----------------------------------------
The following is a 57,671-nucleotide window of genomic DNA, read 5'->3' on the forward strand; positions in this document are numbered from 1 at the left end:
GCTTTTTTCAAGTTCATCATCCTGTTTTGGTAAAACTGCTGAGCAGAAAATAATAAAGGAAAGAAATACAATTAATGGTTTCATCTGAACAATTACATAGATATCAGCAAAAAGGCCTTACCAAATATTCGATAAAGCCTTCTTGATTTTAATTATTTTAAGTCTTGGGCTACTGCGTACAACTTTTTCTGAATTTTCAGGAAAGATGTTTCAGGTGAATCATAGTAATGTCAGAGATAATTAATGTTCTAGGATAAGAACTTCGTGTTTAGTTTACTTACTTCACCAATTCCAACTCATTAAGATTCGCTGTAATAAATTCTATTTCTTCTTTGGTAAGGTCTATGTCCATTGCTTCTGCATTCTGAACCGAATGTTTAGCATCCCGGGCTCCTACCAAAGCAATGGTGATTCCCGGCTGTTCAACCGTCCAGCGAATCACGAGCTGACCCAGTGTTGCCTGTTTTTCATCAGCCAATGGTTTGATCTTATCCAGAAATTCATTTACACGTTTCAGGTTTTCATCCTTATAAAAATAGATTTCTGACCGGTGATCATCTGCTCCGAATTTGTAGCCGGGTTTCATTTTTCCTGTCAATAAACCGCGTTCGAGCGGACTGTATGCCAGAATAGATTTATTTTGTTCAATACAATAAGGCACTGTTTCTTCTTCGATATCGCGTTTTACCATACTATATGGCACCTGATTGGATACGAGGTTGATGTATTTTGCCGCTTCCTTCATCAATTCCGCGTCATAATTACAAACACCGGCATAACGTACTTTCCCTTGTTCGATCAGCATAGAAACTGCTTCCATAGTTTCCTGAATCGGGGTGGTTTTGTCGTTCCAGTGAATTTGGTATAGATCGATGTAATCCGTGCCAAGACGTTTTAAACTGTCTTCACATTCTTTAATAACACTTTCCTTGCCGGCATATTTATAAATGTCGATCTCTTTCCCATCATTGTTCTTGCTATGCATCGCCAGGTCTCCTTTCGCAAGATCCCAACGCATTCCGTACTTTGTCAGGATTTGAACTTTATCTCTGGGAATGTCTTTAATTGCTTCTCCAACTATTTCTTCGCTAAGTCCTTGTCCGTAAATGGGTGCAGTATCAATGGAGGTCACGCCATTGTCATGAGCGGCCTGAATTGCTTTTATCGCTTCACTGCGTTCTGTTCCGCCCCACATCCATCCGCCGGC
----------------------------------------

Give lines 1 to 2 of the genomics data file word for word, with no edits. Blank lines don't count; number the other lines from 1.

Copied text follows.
The following is a 57,671-nucleotide window of genomic DNA, read 5'->3' on the forward strand; positions in this document are numbered from 1 at the left end:
GCTTTTTTCAAGTTCATCATCCTGTTTTGGTAAAACTGCTGAGCAGAAAATAATAAAGGAAAGAAATACAATTAATGGTTTCATCTGAACAATTACATAGATATCAGCAAAAAGGCCTTACCAAATATTCGATAAAGCCTTCTTGATTTTAATTATTTTAAGTCTTGGGCTACTGCGTACAACTTTTTCTGAATTTTCAGGAAAGATGTTTCAGGTGAATCATAGTAATGTCAGAGATAATTAATGTTCTAGGATAAGAACTTCGTGTTTAGTTTACTTACTTCACCAATTCCAACTCATTAAGATTCGCTGTAATAAATTCTATTTCTTCTTTGGTAAGGTCTATGTCCATTGCTTCTGCATTCTGAACCGAATGTTTAGCATCCCGGGCTCCTACCAAAGCAATGGTGATTCCCGGCTGTTCAACCGTCCAGCGAATCACGAGCTGACCCAGTGTTGCCTGTTTTTCATCAGCCAATGGTTTGATCTTATCCAGAAATTCATTTACACGTTTCAGGTTTTCATCCTTATAAAAATAGATTTCTGACCGGTGATCATCTGCTCCGAATTTGTAGCCGGGTTTCATTTTTCCTGTCAATAAACCGCGTTCGAGCGGACTGTATGCCAGAATAGATTTATTTTGTTCAATACAATAAGGCACTGTTTCTTCTTCGATATCGCGTTTTACCATACTATATGGCACCTGATTGGATACGAGGTTGATGTATTTTGCCGCTTCCTTCATCAATTCCGCGTCATAATTACAAACACCGGCATAACGTACTTTCCCTTGTTCGATCAGCATAGAAACTGCTTCCATAGTTTCCTGAATCGGGGTGGTTTTGTCGTTCCAGTGAATTTGGTATAGATCGATGTAATCCGTGCCAAGACGTTTTAAACTGTCTTCACATTCTTTAATAACACTTTCCTTGCCGGCATATTTATAAATGTCGATCTCTTTCCCATCATTGTTCTTGCTATGCATCGCCAGGTCTCCTTTCGCAAGATCCCAACGCATTCCGTACTTTGTCAGGATTTGAACTTTATCTCTGGGAATGTCTTTAATTGCTTCTCCAACTATTTCTTCGCTAAGTCCTTGTCCGTAAATGGGTGCAGTATCAATGGAGGTCACGCCATTGTCATGAGCGGCCTGAATTGCTTTTATCGCTTCACTGCGTTCTGTTCCGCCCCACATCCATCCGCCGGC